Now, this technology, known as wireless fidelity, or Wi-Fi, is taking off. Vast, informal networks are sprouting up. Zippy Wi-Fi connections, each one with a range of some 300 feet, now blanket entire neighborhoods from New York to Stockholm to Hong Kong. Some 2 million mobile surfers in North America already use Wi-Fi, and Gartner Inc. expects the number to double by next year. The surge in demand has prompted the Federal Communications Commission to find ways to set aside more spectrum for Wi-Fi.
Wi-Fi is all the rage, and finally, the struggling tech industry is gearing up to cash in on it. In the next year, Dell Computer Inc. (DELL
) will begin equipping practically all of its laptops with Wi-Fi connections. Sony Corp. (SNE
) is putting it into a host of electronic gadgets. Intel Corp. (INTC
), which is investing $150 million in Wi-Fi startups, plans to release new chips with Wi-Fi receivers by spring. And on Dec. 5, AT&T (T
), Intel, and IBM (IBM
) launched a new company called Cometa Networks. Its goal is to bundle thousands of Wi-Fi connections, called hot spots, into one nationwide network--and to convert this grass-roots phenomenon into a bona fide, billable business.
How will it work? Phone or cable companies will either buy access from a wholesaler such as Cometa or stitch together a network themselves. Then they'll likely offer subscribers national or regional Wi-Fi service for an extra $10 or $15 a month. In this new business, which analysts expect to take shape in consumer and corporate markets within a year, a subscriber in San Francisco will be able to take the laptop or PDA to Detroit or Atlanta, knowing that it links up wirelessly to the Net in airports, hotels, and probably even ballparks. "My feeling is that Wi-Fi starts to become pretty prevalent during the second half of next year," says Christopher Fine, an analyst at Goldman, Sachs & Co.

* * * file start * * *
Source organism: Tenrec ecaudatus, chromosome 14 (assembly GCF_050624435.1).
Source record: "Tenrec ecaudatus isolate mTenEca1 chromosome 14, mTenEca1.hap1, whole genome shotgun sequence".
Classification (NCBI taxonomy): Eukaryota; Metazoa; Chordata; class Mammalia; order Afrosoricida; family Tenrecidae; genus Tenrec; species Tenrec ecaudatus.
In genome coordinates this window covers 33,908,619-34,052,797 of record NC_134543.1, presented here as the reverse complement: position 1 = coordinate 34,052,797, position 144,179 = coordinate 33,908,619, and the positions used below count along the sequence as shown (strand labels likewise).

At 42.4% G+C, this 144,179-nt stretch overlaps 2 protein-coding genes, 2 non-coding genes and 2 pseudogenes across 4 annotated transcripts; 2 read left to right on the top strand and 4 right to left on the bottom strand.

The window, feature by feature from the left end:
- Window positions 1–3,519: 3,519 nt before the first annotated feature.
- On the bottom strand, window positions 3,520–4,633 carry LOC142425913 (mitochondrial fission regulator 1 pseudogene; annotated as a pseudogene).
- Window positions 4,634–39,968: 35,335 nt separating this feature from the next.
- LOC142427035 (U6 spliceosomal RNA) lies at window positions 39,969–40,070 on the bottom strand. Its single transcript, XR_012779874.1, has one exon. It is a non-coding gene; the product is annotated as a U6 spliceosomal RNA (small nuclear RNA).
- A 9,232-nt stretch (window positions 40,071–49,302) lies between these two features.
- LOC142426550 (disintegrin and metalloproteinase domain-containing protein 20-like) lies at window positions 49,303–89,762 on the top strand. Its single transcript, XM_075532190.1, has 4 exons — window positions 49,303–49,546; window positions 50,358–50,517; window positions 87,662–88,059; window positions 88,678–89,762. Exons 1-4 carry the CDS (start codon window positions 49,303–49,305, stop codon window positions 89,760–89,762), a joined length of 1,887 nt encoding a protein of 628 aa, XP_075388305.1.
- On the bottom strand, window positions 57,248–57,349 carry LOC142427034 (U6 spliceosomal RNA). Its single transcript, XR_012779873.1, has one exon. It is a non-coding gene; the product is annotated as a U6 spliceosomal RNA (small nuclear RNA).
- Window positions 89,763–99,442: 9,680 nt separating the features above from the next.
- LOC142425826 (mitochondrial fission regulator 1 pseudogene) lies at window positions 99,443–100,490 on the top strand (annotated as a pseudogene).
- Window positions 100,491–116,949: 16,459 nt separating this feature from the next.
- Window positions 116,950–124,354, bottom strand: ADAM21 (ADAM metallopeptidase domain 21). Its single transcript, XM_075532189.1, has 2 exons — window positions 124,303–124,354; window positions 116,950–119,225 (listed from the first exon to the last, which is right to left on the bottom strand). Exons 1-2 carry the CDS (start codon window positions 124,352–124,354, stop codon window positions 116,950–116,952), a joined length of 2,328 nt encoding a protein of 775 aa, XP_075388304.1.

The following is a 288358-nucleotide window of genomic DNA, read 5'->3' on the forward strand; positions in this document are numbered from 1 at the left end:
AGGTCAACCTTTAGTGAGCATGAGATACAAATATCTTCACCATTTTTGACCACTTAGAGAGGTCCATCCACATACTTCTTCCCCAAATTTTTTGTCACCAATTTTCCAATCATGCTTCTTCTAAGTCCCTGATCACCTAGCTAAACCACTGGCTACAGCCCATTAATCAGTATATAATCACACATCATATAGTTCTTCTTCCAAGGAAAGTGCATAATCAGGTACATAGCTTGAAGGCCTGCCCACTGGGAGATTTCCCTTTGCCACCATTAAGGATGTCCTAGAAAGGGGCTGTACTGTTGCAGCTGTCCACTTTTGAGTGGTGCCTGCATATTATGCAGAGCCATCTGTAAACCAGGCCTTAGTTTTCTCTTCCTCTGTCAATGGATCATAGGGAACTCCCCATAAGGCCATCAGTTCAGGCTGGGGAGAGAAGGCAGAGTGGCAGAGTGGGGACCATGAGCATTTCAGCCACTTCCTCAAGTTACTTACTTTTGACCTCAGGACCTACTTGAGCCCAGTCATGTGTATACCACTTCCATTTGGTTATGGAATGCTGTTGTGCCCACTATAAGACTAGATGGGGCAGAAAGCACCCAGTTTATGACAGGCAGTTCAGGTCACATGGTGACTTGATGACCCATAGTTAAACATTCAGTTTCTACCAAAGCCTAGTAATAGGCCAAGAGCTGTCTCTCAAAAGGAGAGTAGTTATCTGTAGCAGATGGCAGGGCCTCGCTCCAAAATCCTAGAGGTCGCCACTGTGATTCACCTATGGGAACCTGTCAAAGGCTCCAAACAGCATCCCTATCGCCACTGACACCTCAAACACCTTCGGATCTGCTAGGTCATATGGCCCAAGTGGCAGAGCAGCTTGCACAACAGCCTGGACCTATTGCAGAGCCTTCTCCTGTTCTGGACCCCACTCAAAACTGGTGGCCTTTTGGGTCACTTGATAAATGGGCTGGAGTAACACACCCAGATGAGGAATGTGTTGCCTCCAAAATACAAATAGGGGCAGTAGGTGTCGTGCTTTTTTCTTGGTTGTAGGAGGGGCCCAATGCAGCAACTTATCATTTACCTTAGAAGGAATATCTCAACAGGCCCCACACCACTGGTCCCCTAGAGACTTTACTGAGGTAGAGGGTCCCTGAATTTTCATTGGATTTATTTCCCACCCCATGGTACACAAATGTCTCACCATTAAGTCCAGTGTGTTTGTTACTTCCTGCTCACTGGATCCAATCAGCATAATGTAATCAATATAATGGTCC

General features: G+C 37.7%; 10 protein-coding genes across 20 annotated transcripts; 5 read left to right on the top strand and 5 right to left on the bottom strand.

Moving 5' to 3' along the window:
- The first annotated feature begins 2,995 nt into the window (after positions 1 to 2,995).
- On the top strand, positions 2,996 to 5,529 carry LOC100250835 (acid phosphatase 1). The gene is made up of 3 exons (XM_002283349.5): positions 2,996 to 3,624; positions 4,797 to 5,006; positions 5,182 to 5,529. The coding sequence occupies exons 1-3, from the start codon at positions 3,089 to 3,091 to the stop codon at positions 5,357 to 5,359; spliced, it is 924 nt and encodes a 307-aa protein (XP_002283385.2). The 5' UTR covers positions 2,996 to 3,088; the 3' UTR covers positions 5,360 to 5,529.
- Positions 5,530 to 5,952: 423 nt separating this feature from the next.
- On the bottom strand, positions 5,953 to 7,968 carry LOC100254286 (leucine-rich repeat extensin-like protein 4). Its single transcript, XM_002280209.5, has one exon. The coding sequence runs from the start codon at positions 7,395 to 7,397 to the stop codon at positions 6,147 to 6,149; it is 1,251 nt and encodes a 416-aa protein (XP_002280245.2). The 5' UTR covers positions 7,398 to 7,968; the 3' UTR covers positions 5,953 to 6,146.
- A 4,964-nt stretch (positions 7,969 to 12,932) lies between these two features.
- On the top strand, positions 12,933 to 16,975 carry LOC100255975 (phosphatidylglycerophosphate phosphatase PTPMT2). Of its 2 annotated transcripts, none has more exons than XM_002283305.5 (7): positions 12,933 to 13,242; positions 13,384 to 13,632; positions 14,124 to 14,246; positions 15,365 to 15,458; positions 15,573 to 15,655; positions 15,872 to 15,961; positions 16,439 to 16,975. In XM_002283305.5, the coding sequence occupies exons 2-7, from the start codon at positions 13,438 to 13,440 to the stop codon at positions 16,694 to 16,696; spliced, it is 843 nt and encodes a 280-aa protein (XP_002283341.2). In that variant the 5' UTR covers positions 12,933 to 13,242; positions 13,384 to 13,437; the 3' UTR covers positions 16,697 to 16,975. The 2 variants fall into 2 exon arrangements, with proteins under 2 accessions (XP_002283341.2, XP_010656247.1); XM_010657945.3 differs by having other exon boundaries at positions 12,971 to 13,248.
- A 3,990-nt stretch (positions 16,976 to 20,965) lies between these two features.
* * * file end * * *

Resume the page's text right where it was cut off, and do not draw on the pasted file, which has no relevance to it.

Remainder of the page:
But the path to Wi-Fi riches is strewn with obstacles. Lots of users already have Wi-Fi hookups in their homes but will resist an extra charge to take the Net on the road. And before Wi-Fi conquers the corporate world, the industry must come up with strong security software. Last May, retailer Best Buy Co. (BBY
) temporarily shut down its wireless network after a security analyst in a parking lot managed to intercept data, including credit-card numbers, from the company's wireless cash registers. Best Buy soon plugged the gap and turned the network back on. Analysts predict that software protections will be sturdy enough for the broad corporate market by next year.
Wireless phone companies are facing perhaps the biggest challenge of all. The industry is gearing up for a multi-billion-dollar rollout of high-speed wireless networks known as Third Generation, or 3G. Soon, Wi-Fi may offer many of the same mobile services. True, it works only in stationary hot spots, and not, say, in a moving car. But it's far cheaper. Cometa, for example, is hoping to pull together its Wi-Fi network for a mere $30 million --chicken feed by 3G standards. The danger is that customers will log onto the mobile Internet through Wi-Fi and blow off 3G.
For now, phone companies have little choice but to race into Wi-Fi. T-Mobile USA Inc. (DT
), which has already set up hot spots in 2,000 Starbucks Corp. (SBUX
) cafes, is spending $100 million to build a nationwide Wi-Fi network. The goal: to hook users on Wi-Fi, then to push them toward 3G. "It's going to be difficult for anyone to make a business case just serving Wi-Fi," says John W. Stanton, chairman of T-Mobile USA. "It's a piece of the puzzle."
It's by far the hottest piece of the mobile Internet. With the price for home networks dropping below $200, hardware sales are expected to grow from about $1.5 billion to $2.3 billion this year, according to Synergy Research Inc. The trick now is to lure all these home networkers outside, onto the broader Wi-Fi networks--and bill them for it. It's the tech sector's next big step toward mastering the mobile Internet. By Heather Green in New York, with Ben Elgin in San Mateo, Calif.